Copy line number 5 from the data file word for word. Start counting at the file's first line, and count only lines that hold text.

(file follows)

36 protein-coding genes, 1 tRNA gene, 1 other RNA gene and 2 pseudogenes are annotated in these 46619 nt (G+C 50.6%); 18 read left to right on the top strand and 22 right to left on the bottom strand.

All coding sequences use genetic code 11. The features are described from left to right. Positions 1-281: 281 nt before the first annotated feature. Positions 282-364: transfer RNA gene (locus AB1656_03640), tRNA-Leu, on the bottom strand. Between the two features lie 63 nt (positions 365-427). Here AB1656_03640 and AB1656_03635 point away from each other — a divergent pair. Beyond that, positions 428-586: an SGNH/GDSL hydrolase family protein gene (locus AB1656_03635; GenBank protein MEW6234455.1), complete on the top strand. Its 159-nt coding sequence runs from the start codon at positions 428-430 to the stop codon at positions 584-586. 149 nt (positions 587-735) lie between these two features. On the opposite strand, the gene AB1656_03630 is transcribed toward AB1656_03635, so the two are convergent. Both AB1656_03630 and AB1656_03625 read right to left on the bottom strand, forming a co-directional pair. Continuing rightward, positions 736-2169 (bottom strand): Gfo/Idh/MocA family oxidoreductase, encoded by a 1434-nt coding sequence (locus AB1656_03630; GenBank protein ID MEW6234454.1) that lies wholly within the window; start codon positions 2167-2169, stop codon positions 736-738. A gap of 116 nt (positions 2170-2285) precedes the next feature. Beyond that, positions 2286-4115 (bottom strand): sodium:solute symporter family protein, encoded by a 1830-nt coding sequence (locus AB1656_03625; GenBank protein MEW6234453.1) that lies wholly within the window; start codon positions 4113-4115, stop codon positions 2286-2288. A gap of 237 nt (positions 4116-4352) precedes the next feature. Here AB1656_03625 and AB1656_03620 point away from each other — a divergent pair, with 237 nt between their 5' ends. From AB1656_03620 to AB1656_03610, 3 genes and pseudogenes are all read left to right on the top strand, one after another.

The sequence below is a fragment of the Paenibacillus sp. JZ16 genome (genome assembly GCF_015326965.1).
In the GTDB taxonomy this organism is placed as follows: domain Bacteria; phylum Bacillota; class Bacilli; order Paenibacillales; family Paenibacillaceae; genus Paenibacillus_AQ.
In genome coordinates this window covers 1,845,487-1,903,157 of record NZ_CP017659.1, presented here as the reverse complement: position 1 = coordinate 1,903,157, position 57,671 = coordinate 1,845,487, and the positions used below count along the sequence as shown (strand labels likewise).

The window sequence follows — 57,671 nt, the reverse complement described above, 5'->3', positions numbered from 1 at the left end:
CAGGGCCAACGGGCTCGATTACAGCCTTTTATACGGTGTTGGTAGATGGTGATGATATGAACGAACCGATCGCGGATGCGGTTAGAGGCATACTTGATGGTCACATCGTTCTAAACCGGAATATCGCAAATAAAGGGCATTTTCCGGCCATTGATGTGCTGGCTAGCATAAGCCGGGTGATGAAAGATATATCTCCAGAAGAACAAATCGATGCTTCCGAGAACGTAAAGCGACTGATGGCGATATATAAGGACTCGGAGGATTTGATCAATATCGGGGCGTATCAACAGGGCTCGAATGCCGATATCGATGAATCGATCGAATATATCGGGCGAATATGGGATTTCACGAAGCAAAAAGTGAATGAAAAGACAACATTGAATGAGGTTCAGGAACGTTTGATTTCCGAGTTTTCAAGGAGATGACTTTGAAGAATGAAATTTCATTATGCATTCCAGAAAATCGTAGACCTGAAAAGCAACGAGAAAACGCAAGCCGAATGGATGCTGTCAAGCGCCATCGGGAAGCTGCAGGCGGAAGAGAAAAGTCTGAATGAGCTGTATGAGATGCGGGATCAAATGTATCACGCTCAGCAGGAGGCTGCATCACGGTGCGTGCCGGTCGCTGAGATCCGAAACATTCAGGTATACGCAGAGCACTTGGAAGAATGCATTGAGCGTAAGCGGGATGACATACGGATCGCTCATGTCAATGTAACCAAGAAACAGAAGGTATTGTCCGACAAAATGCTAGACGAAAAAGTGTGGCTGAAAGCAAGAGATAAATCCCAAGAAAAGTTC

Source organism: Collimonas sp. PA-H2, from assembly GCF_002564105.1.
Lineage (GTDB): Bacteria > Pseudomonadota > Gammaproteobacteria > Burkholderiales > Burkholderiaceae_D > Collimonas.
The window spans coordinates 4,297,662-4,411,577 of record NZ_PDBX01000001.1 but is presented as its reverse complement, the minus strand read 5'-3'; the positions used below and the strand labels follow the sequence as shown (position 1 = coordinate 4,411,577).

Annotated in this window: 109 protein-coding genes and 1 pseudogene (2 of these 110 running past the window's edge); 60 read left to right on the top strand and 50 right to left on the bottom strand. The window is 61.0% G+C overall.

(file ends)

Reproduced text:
In genome coordinates this window covers 1,845,487-1,903,157 of record NZ_CP017659.1, presented here as the reverse complement: position 1 = coordinate 1,903,157, position 57,671 = coordinate 1,845,487, and the positions used below count along the sequence as shown (strand labels likewise).